I've been intrigued for some time by the attraction of Twitter to the social media crowd, and more specifically the concept of @Jeff Pulver, the creator of the 140Conf, about the "real time Internet" and immediate communication.
Last week they had a reunion cocktail party at a trendy bar in Hollywood and you couldn't help but be impressed by the energy in the crowd. Everyone was upbeat and thrilled to reconnect in person with those with whom they'd been in touch electronically, and much of the time was also spent taking pictures together which were immediately posted online.
A cynic might well judge that much of these connections are superficial, but if one opens one's mind to what might really be happening, Pulver may be onto something.
Like many my age I had an initial aversion to the triviality of much of Twitter and the seeming irrelevance of much of what comes through. I got into trouble early on when I commented sarcastically when one of the Twitter heavyweights let everyone his plane was taking off, and I tweeted essentially, "So what?" It was later explained to me that while it may have been pointless to me, it had significance to some of his followers, and that's why he wrote it.
Beyond the spam and the "brand building" there is the sense of being ultimately connected in a world in which the soul is screaming out for being part of a larger meaningful whole.
While an older person like me might scoff at minions checking in and "connecting" endlessly on their iPhones and Blackberries, I got a profound taste of it today.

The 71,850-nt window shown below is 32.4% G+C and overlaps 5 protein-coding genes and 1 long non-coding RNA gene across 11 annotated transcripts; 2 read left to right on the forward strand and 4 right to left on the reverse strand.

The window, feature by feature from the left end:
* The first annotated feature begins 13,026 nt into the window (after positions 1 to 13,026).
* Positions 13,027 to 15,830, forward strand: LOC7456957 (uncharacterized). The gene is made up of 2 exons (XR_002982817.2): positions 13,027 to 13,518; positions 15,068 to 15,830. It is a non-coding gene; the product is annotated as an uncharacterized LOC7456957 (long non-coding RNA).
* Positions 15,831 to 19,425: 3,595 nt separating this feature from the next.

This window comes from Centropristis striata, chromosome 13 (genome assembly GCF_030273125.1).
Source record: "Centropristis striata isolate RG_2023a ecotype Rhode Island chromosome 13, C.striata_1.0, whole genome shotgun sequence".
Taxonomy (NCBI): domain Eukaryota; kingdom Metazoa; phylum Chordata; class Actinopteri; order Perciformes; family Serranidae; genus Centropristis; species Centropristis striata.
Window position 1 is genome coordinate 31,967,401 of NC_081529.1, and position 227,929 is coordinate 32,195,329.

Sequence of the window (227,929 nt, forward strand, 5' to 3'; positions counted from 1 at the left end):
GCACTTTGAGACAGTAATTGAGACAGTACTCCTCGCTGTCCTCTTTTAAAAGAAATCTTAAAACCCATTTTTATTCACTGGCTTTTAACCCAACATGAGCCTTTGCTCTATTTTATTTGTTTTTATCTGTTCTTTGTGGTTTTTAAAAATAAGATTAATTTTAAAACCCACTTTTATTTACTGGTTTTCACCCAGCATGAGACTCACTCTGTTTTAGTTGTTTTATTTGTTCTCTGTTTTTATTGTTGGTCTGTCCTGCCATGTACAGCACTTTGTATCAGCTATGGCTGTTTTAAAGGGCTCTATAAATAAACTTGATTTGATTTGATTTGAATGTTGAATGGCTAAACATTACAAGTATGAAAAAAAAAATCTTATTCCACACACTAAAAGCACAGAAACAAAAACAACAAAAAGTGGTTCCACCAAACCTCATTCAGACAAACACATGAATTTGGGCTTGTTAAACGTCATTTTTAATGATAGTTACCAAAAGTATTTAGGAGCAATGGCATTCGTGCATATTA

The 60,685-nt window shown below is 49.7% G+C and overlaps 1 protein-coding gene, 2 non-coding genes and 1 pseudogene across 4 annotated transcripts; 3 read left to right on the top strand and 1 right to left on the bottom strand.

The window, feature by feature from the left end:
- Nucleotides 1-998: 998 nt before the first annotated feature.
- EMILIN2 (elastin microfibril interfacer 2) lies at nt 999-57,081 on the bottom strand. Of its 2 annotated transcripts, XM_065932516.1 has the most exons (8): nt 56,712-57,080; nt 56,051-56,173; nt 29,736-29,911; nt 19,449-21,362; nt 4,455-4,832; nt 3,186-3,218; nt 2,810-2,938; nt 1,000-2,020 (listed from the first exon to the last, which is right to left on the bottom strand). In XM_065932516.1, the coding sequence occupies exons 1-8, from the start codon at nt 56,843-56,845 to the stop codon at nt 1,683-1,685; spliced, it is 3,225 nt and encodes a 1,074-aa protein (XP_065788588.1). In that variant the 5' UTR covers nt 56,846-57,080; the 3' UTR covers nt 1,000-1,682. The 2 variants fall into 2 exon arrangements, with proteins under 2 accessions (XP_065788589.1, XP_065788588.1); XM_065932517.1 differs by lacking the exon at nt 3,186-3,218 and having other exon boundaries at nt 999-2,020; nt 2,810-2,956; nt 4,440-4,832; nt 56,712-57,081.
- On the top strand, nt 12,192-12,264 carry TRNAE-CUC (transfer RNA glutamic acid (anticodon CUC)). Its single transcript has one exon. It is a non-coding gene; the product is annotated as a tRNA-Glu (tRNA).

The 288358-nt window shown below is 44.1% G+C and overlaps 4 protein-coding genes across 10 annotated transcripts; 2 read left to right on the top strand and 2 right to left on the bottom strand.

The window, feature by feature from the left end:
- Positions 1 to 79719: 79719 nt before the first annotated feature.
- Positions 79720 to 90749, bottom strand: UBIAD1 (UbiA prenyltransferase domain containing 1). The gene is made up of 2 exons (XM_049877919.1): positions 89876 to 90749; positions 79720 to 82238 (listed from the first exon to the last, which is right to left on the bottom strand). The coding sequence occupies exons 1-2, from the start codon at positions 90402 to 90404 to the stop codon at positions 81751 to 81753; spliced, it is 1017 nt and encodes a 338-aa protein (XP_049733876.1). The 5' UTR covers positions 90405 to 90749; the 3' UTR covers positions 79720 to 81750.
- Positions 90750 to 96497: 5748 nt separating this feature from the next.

As I was thinking about this I received an email from a close friend letting me know that he had just had successful emergency surgery and was recovering well—I had had no idea.
My initial instinct was to email back, but instead I picked up the phone and was able to hear his voice and reassure him with mine—it was truly the power of now.
Eckhart Tolle of course wrote a book by that title, and while it may appear that tweeting is the antithesis to being in the moment—as it may appear an incessant distraction—from the perspective of many who are its adherents it seems to connect them in a larger network in which they know about earthquakes, as well as Michael Jackson's death, in the moment.
How this ultimately plays out is anyone's guess. When others ask me about Twitter I tend to suggest that the key is filtering those who you follow with Lists to keep it relevant—but who is to say?
One of the tenets of meditation and being in the "Now" is to focus on one's connection with all beings. Another is to sense compassion and understanding for others. Both of these are actually components of Twitter, where sometimes there seems to be compassion for people one doesn't even know.
That's why on another level it was refreshing to see people hugging at a cocktail party with those they'd only previously "met" as "@+identities" online.
Is the depth of connection between those who connect online comparable to that with an old friend from high school who has just faced a life crisis?
The ego would be quick to judge it as an emphatic no. But maybe it is precisely this aspect of connection—it's ability to transcend individual ego—that is most significant.
But what if evolution toward community is a real global phenomenon that is critical to the survival of our species? That's the thesis of one biologist, Bruce Lipton, who believes that we are literally learning to reprogram our own genetics toward cooperation from competition, in his book The Biology of Belief.
Then even if many tweets seem irrelevant, our exercising this new nervous system with which to stay connected might actually be meaningful in a larger context. Since we're only at the beginning, maybe opening our minds to the power of now, online, is something we should seriously consider.